Abysmal!Lex, though, has had almost five years in which to romanticize and idolize his dead parents. And he seems like a sort of contrary person to me; if his father wants him to do it, then he doesn't. If his father doesn't want him to have it--as in the case of the company--then Lex wants it more than anything else. Hence, in Abysmal, Lex is very interested in the company and wants to make it big. Bigger. Beyond his father's wildest dreams.


"Mr. and Mrs. Griggs knew I'd come into a great deal of money when I turned eighteen, and they wanted a piece of the pie.

This is, more or less, lifted straight from the comics. The story, not the dialogue. Except Lex was born in the Suicide Slums in the comics and, like, had his parents killed for the insurance money or something evil like that.

"Lena told me." Lex opened his eyes again. "She was a good girl." His voice grew rough. "When they found out she wouldn't cooperate, they killed her."

Yes, this is someone named Lena comes up a lot in Smallville futurefics. Lex of the comics actually has a daughter he names Lena at one point, but that went south real quick.

She never came, so I went looking for her, and I found her dead in the front hall."

I. I actually have no idea if this happened in the comics.

"Jesus, Lex," Clark whispered. He could tell from the way Lex looked, the way he said Lena's name, that he must have loved her, maybe been in love with her, the way Clark felt about Lana.

I have occasional bouts of paranoia over this: what if Lex falls for Clark because Clark reminds him of Lena? What if Clark's just some sort of horrible rebound relationship?

Then I realize that I worry way too much about this.


Lex lifted one shoulder in a shrug. "Maybe something got knocked over. Or maybe they started it themselves as a way of erasing their shame."

I suspect that Lex killed the Griggs, but Clark doesn't have to know that.

"I was still a minor, still technically a ward of the state. I'd have to go through another foster nightmare unless I found a birth relative to be my guardian. So I found Lucius."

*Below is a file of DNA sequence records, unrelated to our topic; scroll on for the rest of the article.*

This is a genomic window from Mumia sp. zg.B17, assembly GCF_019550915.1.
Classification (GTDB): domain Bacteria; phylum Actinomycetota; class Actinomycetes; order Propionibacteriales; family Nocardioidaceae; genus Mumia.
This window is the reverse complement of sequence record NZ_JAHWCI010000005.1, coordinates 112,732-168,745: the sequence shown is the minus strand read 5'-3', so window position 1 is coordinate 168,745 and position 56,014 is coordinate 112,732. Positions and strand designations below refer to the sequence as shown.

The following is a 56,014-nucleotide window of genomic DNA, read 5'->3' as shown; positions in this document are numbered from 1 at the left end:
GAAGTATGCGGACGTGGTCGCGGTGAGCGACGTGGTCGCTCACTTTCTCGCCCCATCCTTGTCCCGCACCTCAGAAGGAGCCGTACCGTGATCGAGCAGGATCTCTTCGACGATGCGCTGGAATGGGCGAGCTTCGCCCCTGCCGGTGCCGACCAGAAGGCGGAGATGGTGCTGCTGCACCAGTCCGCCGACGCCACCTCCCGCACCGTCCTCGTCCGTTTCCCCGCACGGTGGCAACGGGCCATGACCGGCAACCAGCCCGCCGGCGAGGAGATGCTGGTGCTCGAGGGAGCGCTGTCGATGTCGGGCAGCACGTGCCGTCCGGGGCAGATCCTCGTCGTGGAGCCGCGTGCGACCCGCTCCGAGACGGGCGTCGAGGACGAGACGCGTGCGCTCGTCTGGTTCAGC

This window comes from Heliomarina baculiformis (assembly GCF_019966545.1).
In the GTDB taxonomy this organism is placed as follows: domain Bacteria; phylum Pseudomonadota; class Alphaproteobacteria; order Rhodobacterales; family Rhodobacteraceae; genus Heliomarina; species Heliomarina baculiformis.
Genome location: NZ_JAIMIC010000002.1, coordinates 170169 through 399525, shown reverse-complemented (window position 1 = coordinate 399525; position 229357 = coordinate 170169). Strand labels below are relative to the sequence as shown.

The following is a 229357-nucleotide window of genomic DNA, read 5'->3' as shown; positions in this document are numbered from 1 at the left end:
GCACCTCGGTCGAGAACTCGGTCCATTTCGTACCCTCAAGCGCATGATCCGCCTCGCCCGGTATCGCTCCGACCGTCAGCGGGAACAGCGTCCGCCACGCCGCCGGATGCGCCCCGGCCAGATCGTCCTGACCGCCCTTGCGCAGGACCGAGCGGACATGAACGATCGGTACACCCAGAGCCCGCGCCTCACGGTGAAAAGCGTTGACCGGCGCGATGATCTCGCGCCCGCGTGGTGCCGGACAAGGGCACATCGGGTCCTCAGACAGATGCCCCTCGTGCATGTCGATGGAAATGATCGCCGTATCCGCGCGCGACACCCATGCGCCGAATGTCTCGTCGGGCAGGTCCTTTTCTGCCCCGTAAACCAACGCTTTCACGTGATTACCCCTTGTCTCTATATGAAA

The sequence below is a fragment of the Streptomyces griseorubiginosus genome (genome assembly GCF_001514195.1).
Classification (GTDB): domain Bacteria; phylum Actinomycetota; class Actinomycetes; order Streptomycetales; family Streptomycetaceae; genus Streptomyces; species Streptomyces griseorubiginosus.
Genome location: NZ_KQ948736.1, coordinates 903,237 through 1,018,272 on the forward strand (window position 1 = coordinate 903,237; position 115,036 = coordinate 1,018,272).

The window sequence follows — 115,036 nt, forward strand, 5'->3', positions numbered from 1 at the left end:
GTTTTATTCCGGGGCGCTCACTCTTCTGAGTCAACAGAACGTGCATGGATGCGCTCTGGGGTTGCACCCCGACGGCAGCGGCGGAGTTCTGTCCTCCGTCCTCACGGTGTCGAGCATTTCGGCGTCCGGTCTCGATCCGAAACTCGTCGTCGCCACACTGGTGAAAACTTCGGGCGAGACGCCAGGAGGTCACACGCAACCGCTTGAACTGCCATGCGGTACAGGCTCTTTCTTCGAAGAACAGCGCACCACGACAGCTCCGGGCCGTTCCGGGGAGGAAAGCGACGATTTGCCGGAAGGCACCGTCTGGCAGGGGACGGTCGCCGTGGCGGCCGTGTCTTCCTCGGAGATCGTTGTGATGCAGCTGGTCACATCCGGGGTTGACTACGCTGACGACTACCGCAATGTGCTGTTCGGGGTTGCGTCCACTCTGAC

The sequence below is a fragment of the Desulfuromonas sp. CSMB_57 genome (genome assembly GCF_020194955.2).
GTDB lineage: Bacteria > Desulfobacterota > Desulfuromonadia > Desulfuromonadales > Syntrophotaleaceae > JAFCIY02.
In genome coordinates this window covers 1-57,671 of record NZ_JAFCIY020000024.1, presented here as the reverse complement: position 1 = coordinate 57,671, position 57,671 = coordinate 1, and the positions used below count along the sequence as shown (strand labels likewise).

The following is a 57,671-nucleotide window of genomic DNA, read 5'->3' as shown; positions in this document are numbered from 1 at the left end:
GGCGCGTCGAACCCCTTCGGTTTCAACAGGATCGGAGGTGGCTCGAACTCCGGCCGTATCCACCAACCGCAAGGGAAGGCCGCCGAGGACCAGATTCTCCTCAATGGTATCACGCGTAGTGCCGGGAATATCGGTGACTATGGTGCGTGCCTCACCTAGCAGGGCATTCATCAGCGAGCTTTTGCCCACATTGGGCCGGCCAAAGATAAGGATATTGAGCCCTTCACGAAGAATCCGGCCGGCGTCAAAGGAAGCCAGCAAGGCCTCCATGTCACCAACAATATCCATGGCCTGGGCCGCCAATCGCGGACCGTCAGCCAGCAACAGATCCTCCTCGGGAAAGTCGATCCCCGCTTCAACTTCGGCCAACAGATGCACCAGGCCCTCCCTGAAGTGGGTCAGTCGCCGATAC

Yes, Lex pulled a Timmy Drake. Or rather, Timmy Drake pulled a Lex, since Lex did it first.

I didn't see or hear anything, and I'd like to think that I'm pretty good at spotting hit men by now."

This is what leads me to believe that Lex hired that sniper.

Clark shifted uncomfortably. "You notice things that are out of place around here," he said lamely.

It's never really been said in the show whether or not Clark has eagle-vision, although his x-ray vision seems to function that way. Hrm.

"He won't." Lex sounded absolutely certain.

See? See? I think Lex hired that sniper!

"Sure." For some reason, Lex started snickering.

Clark is so clueless. "Walk me to the car?" "Sure!" NOTHING TO SEE HERE, FOLKS, IT'S NOT LIKE THE END OF A DATE OR ANYTHING.

Lex grinned. "Porsche 911 Carrera. She's beautiful, isn't she?"

I purposely chose Porsche because that's the kind of car Lex drove in the pilot, although I can't remember which model. At any rate, Abysmal!Lex bought his car last year or the year before, so it wouldn't be the one in the pilot anyway. I chose the 1999 911 Carrera because it was the only one from that time period that didn't have an ugly-ass spoiler on it.

"All things that have an engine are she's, Clark," Lex said disapprovingly.

Someone told me this once. I think it's kind of sexist myself, but what do I know?

"Really. You saved my life; I think the least I can do in return is let you drive my car."

I. . . have nothing more to say.

It send him into a paroxysm (they'd learned that word in English that day) of worry.

I worry a lot about using words that Clark wouldn't use. "Paroxysm," in this case, was a word I definitely wanted to use, but I didn't think Clark ever would. So it's a word they learned in English that day.